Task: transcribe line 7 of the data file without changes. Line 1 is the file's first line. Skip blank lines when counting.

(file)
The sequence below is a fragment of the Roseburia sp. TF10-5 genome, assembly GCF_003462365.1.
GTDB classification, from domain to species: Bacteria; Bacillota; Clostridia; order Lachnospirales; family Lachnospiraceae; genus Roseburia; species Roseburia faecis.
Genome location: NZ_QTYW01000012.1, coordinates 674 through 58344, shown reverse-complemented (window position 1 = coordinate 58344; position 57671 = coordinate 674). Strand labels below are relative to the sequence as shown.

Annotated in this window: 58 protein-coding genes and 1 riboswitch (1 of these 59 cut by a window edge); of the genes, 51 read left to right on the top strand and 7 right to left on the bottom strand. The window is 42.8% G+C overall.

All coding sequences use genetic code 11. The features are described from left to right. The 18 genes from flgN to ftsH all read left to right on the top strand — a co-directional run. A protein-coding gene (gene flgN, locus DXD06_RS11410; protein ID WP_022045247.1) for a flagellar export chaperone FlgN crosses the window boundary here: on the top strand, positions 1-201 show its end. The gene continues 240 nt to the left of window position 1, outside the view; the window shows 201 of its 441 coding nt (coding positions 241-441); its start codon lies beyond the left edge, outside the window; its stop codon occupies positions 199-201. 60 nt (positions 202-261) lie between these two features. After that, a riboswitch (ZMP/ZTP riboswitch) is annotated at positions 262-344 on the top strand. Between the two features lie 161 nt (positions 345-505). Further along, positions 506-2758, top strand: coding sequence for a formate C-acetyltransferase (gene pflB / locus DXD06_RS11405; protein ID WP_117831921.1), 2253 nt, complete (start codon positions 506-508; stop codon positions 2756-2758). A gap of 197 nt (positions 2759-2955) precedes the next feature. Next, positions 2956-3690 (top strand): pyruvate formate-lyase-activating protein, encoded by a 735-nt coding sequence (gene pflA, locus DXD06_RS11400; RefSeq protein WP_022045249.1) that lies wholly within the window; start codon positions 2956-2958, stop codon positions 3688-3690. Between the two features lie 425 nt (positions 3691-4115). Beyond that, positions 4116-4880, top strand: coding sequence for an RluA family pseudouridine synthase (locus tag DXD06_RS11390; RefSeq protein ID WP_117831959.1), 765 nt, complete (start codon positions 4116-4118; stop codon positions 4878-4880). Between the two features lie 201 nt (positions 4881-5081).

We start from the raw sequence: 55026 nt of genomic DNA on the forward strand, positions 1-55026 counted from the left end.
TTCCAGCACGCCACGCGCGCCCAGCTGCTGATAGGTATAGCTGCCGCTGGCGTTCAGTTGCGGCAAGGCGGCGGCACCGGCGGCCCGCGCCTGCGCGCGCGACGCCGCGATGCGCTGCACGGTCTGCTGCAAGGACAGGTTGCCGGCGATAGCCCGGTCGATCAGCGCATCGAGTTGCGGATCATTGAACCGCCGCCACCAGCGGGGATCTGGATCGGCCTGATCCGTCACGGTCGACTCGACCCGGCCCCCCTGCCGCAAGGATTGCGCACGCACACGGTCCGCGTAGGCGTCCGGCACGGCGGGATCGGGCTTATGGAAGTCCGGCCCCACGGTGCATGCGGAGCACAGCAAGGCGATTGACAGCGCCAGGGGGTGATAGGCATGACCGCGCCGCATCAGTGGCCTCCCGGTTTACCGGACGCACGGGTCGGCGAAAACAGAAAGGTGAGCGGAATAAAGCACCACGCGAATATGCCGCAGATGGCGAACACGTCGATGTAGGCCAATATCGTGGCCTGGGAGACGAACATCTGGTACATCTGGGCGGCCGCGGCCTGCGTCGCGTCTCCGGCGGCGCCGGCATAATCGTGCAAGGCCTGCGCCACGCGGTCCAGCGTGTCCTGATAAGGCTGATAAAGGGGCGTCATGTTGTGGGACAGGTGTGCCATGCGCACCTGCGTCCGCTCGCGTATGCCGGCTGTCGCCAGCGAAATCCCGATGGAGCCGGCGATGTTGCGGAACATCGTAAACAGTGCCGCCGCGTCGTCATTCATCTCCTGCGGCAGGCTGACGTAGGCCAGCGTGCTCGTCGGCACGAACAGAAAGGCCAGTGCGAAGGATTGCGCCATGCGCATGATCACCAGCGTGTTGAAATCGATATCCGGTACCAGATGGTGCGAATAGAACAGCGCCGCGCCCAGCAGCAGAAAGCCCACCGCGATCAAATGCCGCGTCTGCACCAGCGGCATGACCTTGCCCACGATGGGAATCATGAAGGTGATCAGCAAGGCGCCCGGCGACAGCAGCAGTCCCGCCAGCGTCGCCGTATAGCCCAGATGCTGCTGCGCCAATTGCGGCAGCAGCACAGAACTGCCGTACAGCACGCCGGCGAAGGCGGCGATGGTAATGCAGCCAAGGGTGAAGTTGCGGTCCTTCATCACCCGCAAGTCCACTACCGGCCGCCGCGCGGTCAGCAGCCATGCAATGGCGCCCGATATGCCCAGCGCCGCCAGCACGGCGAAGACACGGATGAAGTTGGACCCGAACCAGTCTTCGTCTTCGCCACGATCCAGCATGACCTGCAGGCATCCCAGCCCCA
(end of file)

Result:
TTCCAGCACGCCACGCGCGCCCAGCTGCTGATAGGTATAGCTGCCGCTGGCGTTCAGTTGCGGCAAGGCGGCGGCACCGGCGGCCCGCGCCTGCGCGCGCGACGCCGCGATGCGCTGCACGGTCTGCTGCAAGGACAGGTTGCCGGCGATAGCCCGGTCGATCAGCGCATCGAGTTGCGGATCATTGAACCGCCGCCACCAGCGGGGATCTGGATCGGCCTGATCCGTCACGGTCGACTCGACCCGGCCCCCCTGCCGCAAGGATTGCGCACGCACACGGTCCGCGTAGGCGTCCGGCACGGCGGGATCGGGCTTATGGAAGTCCGGCCCCACGGTGCATGCGGAGCACAGCAAGGCGATTGACAGCGCCAGGGGGTGATAGGCATGACCGCGCCGCATCAGTGGCCTCCCGGTTTACCGGACGCACGGGTCGGCGAAAACAGAAAGGTGAGCGGAATAAAGCACCACGCGAATATGCCGCAGATGGCGAACACGTCGATGTAGGCCAATATCGTGGCCTGGGAGACGAACATCTGGTACATCTGGGCGGCCGCGGCCTGCGTCGCGTCTCCGGCGGCGCCGGCATAATCGTGCAAGGCCTGCGCCACGCGGTCCAGCGTGTCCTGATAAGGCTGATAAAGGGGCGTCATGTTGTGGGACAGGTGTGCCATGCGCACCTGCGTCCGCTCGCGTATGCCGGCTGTCGCCAGCGAAATCCCGATGGAGCCGGCGATGTTGCGGAACATCGTAAACAGTGCCGCCGCGTCGTCATTCATCTCCTGCGGCAGGCTGACGTAGGCCAGCGTGCTCGTCGGCACGAACAGAAAGGCCAGTGCGAAGGATTGCGCCATGCGCATGATCACCAGCGTGTTGAAATCGATATCCGGTACCAGATGGTGCGAATAGAACAGCGCCGCGCCCAGCAGCAGAAAGCCCACCGCGATCAAATGCCGCGTCTGCACCAGCGGCATGACCTTGCCCACGATGGGAATCATGAAGGTGATCAGCAAGGCGCCCGGCGACAGCAGCAGTCCCGCCAGCGTCGCCGTATAGCCCAGATGCTGCTGCGCCAATTGCGGCAGCAGCACAGAACTGCCGTACAGCACGCCGGCGAAGGCGGCGATGGTAATGCAGCCAAGGGTGAAGTTGCGGTCCTTCATCACCCGCAAGTCCACTACCGGCCGCCGCGCGGTCAGCAGCCATGCAATGGCGCCCGATATGCCCAGCGCCGCCAGCACGGCGAAGACACGGATGAAGTTGGACCCGAACCAGTCTTCGTCTTCGCCACGATCCAGCATGACCTGCAGGCATCCCAGCCCCA